2. The alarmingly violent intergenerational cycle of physical and emotional abuse (particularly of women, servants, and children) perpetuated by all the protagonists throughout the novel. Heathcliff is a wife beater. Hindley throws his own child over a railing in a fit of drunken rage and shoves a knife between his servant’s teeth. Hindley’s child grows up to be a violent adult. Even more telling, these brutal acts were not dwelt upon by the narrator but accepted as a matter of course.

So, in revisiting this novel, I feel that my age and a modern lense have served to lessen its appeal. As far as Heathcliff goes, I found him thoroughly unlikeable; grumpy, physically and verbally violent, grudge-holding, vengeful and spiteful, and worse – completely unrepentant (except perhaps where his Cathy is concerned). There’s a term in modern romance called: the’Alphahole’ – an Alpha character who is so utterly Alpha, that he is actually a massive jerk. It does seem that Heathcliff appeals to younger women – perhaps he could be considered the pioneer of the YA ‘Hero.’

But what do you think – does Heathcliff still set a fire in your loins?

May Review Raves: Soulless by Gail Carriger and Mythmaker by Marianne De Pierres

I’ve got two books to add to your must-read pile this month (if you haven’t read them already). Both on these books sit on the fringes of the fantasy genre. Both are utterly fabulous and worth an immediate read. First up:

Mythmaker by Marianne De Pierres


Genre: Urban Fantasy / Sci-fi / Western

Details: 320 pages, published 2015 by Angry Robot

Blurb: Virgin’s in a tight spot. A murder rap hangs over her head and isn’t likely to go away unless she agrees to work for an organisation called GJIC with Nate Sixkiller as her immediate boss. Being blackmailed is one thing, discovering that her mother is both alive and the President of GJIC is quite another. Then there’s the escalation of Mythos sightings, and the bounty on her head. Oddly, the strange and dangerous Hamish Burns is the only one she can rely on. Virgin’s life gets… untidy.

My Review: Virgin Jackson is back in the second instalment of Marianne De Pierres’ Peacemaker series. This one’s just as action packed as the first, as gun-toting ranger, Virgin, aided by the taciturn US cowboy Nate Sixkiller, her spirit animal and her possibly psychotic self-appointed bodyguard, Hamish, set out to discover the truth about the Mythos. She’s got a mystery to solve and her name to clear, and a bounty and a murder rap both hang over her head. Beautifully written and tightly paced, De Pierres’ novel takes us from wild, open spaces to cramped city slums and back again. Urban Fantasy meets sci-fi, meets western, this is a book that will grip you from start to finish. Yee-haa!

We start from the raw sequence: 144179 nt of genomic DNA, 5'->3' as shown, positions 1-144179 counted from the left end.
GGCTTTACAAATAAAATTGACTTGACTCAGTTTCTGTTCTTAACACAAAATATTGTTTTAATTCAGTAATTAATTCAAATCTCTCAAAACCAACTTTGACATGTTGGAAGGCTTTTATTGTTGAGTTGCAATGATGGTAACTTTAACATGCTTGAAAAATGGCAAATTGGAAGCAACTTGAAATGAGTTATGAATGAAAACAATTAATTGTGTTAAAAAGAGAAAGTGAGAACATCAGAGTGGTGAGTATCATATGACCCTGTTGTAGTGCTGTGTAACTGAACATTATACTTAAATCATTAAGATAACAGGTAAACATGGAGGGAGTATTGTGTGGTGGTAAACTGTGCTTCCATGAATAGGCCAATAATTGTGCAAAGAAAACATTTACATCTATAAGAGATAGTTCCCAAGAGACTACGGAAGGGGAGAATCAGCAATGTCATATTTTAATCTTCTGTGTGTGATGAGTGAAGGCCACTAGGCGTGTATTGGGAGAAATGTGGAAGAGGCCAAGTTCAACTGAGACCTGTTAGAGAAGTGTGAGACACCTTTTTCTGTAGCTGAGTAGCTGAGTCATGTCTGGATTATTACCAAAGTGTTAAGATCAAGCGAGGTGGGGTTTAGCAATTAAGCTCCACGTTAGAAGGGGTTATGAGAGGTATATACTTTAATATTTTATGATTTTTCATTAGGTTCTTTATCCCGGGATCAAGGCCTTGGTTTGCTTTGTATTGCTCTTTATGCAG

Grab it here (Amazon) or support local Australian bookshops, and grab it here (Booktopia)

You can read a stellar review of its predecessor, Peacemaker here.


Soulless by Gail Carriger



Genre: Paranormal Historical Romance

Details: 373 pages, published 2009 by Orbit

Book blurb: Alexia Tarabotti is laboring under a great many social tribulations. First, she has no soul. Second, she’s a spinster whose father is both Italian and dead. Third, she was rudely attacked by a vampire, breaking all standards of social etiquette. 

Where to go from there? From bad to worse apparently, for Alexia accidentally kills the vampire — and then the appalling Lord Maccon (loud, messy, gorgeous, and werewolf) is sent by Queen Victoria to investigate. 

With unexpected vampires appearing and expected vampires disappearing, everyone seems to believe Alexia responsible. Can she figure out what is actually happening to London’s high society? Will her soulless ability to negate supernatural powers prove useful or just plain embarrassing? Finally, who is the real enemy, and do they have treacle tart?

SOULLESS is the first book of the Parasol Protectorate series: a comedy of manners set in Victorian London, full of werewolves, vampires, dirigibles, and tea-drinking.

My Review:  A blend of Victorian, steampunk, regency comedy of costume, romance, horror, paranormal (werewolves and vampires) – Soulless is a librarian’s worst nightmare when it comes to deciding on a shelf to put it on. The storyline and concept, however, are both absolute crackers, and if you haven’t read this book (and I know I came to this party late) you really ought to!

Alexia Tarabotti is an outspoken, self-professed Victorian spinster who carries a cane just to beat up potential attackers. She’s attacked by a rogue vampire, who discovers (much to his dismay) that he’s messed with the wrong girl. Alexia has plenty of tricks up her sleeve (not the least of which is her Soulless ability which neutralises supernatural power)

Enamoured by the gruff, yet dangerously attractive Lord Maccon (who also happens to be a werewolf), Alexia must survive assassination and kidnapping attempts, her attraction to Lord Maccon (unsuccessfully), and her best friend’s terrible choice in hats. Written in a delicious Jane Austen style, there is enough absurdity in this book to make you laugh, and enough mystery to keep you turning the pages well into the night. Can you tell I’m Miss Carriger’s new number 1 fan?

Grab this book here.